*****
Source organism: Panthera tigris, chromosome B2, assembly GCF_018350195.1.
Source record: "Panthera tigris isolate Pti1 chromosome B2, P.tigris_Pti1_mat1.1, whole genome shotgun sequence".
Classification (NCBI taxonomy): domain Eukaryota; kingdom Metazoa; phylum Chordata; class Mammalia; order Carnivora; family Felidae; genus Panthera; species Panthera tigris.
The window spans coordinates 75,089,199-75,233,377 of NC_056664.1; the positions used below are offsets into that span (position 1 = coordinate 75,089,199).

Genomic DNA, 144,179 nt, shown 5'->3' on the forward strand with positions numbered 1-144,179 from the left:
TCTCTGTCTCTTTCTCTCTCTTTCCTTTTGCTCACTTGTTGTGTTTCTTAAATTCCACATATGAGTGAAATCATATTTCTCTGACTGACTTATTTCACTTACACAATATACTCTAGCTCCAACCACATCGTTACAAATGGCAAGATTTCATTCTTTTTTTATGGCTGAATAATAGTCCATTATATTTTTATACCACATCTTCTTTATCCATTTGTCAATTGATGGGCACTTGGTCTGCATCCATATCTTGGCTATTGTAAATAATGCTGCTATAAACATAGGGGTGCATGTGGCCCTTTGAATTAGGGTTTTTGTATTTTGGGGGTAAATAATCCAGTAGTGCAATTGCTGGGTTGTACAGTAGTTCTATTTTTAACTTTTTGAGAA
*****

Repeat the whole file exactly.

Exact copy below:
Source organism: Panthera tigris, chromosome B2, assembly GCF_018350195.1.
Source record: "Panthera tigris isolate Pti1 chromosome B2, P.tigris_Pti1_mat1.1, whole genome shotgun sequence".
Classification (NCBI taxonomy): domain Eukaryota; kingdom Metazoa; phylum Chordata; class Mammalia; order Carnivora; family Felidae; genus Panthera; species Panthera tigris.
The window spans coordinates 75,089,199-75,233,377 of NC_056664.1; the positions used below are offsets into that span (position 1 = coordinate 75,089,199).

Genomic DNA, 144,179 nt, shown 5'->3' on the forward strand with positions numbered 1-144,179 from the left:
TCTCTGTCTCTTTCTCTCTCTTTCCTTTTGCTCACTTGTTGTGTTTCTTAAATTCCACATATGAGTGAAATCATATTTCTCTGACTGACTTATTTCACTTACACAATATACTCTAGCTCCAACCACATCGTTACAAATGGCAAGATTTCATTCTTTTTTTATGGCTGAATAATAGTCCATTATATTTTTATACCACATCTTCTTTATCCATTTGTCAATTGATGGGCACTTGGTCTGCATCCATATCTTGGCTATTGTAAATAATGCTGCTATAAACATAGGGGTGCATGTGGCCCTTTGAATTAGGGTTTTTGTATTTTGGGGGTAAATAATCCAGTAGTGCAATTGCTGGGTTGTACAGTAGTTCTATTTTTAACTTTTTGAGAA